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This fact was correct when it was created on 24 Jun 2021

What is the Paris Agreement?

The Paris Agreement was agreed at the 21st UN Climate Change Conference – COP21 – in Paris in 2015. It is a legally binding treaty which commits the 196 signatories to keeping global warming to “well below” 2 degrees Celsius and further “endeavour to limit” it to 1.5 degrees, compared to pre-industrial levels.  

It rests on states making ‘nationally determined contributions’ (NDCs) where they commit to a certain level of emissions reductions, alongside the actions they will take to support this and build resilience. Under the terms of the Paris Agreement, every five years the signatories are expected to submit increasingly ambitious NDCs.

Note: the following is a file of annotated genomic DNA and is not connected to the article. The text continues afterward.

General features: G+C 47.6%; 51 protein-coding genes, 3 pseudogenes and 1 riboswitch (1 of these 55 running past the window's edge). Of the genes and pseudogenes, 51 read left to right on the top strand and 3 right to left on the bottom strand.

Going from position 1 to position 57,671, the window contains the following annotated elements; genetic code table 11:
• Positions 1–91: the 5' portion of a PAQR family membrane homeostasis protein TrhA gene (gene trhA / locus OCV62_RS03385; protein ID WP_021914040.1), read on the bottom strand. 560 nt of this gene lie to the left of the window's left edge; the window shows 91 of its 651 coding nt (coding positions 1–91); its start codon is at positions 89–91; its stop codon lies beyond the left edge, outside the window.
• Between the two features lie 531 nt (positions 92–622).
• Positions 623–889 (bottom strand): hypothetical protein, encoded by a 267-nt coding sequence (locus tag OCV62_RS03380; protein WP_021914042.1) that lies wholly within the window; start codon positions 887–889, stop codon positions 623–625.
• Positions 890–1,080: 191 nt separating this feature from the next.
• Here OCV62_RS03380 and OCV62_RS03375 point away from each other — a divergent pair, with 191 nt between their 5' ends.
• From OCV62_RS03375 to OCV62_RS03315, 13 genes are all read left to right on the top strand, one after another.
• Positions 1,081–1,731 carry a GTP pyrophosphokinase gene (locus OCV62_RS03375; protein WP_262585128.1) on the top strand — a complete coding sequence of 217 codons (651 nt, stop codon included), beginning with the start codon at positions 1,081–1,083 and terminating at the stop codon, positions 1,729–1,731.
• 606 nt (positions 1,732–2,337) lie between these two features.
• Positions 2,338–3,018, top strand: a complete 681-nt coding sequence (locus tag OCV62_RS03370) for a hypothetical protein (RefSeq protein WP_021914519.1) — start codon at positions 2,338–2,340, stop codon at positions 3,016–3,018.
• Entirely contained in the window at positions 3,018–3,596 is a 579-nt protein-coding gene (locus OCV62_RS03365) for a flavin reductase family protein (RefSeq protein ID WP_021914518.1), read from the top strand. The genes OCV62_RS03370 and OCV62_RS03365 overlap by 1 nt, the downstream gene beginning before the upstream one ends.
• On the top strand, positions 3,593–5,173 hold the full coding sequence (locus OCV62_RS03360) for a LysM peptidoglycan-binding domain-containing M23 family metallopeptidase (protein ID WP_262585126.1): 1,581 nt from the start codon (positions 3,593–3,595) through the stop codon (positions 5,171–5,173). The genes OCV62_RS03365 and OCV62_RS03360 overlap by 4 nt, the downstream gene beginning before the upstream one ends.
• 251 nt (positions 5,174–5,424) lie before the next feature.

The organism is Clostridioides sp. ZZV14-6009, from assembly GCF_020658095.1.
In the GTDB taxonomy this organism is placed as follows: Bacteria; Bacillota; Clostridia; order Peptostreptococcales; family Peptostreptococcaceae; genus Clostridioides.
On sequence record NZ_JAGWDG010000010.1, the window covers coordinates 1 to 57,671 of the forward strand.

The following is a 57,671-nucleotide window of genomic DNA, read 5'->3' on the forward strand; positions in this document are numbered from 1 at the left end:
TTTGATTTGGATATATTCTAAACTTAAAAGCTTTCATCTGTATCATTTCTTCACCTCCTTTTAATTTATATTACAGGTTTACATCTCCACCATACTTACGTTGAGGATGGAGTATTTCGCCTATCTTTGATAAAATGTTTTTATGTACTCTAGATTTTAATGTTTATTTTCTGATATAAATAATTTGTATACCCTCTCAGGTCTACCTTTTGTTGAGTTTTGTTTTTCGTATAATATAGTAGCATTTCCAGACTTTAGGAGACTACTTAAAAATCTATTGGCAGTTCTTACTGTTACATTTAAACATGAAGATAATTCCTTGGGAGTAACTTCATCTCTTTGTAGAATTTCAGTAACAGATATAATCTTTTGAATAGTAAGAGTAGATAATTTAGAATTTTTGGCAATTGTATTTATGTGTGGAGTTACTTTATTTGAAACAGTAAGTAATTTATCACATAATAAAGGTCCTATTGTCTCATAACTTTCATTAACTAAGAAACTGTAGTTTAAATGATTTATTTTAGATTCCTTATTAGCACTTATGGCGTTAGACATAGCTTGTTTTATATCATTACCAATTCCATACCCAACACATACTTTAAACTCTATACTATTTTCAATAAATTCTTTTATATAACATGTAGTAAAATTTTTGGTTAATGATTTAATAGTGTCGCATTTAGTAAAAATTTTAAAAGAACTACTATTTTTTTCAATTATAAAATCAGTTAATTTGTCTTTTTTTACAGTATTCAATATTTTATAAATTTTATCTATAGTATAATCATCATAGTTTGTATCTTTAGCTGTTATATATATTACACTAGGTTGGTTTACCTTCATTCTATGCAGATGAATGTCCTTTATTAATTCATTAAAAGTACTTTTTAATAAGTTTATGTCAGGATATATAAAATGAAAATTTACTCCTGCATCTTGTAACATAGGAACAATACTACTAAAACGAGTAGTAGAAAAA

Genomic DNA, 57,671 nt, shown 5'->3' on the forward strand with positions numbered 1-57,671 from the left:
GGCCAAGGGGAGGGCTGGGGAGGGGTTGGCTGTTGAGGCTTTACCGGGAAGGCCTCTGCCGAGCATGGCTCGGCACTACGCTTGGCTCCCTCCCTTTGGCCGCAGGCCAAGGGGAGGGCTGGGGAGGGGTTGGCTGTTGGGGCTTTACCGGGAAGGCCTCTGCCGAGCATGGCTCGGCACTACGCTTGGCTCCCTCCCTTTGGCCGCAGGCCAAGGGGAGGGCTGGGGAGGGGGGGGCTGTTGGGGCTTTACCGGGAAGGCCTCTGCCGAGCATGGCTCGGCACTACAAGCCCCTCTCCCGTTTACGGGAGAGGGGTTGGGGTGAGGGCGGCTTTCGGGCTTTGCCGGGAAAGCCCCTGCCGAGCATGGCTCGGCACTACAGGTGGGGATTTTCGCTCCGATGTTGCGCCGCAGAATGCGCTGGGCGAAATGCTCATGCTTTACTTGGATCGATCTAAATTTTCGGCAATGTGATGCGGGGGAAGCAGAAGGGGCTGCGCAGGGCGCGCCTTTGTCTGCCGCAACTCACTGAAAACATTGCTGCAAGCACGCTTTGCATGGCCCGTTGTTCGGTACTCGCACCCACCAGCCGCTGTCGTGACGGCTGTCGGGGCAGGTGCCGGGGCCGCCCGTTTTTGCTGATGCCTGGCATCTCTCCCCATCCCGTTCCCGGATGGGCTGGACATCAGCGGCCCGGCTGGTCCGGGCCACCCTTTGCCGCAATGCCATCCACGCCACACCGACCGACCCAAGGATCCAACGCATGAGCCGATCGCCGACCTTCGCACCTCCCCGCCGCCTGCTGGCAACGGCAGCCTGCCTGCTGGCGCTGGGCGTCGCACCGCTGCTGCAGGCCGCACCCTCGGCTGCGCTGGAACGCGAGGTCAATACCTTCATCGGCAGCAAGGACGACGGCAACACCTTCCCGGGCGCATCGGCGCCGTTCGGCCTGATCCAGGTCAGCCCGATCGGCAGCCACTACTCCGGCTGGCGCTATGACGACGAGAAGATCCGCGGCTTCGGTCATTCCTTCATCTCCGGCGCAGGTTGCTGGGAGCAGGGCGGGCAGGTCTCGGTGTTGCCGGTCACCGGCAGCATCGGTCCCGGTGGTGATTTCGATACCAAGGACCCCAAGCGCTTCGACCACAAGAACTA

The Agreement also contains a framework to provide financial, technical and capacity building support for states that require it.

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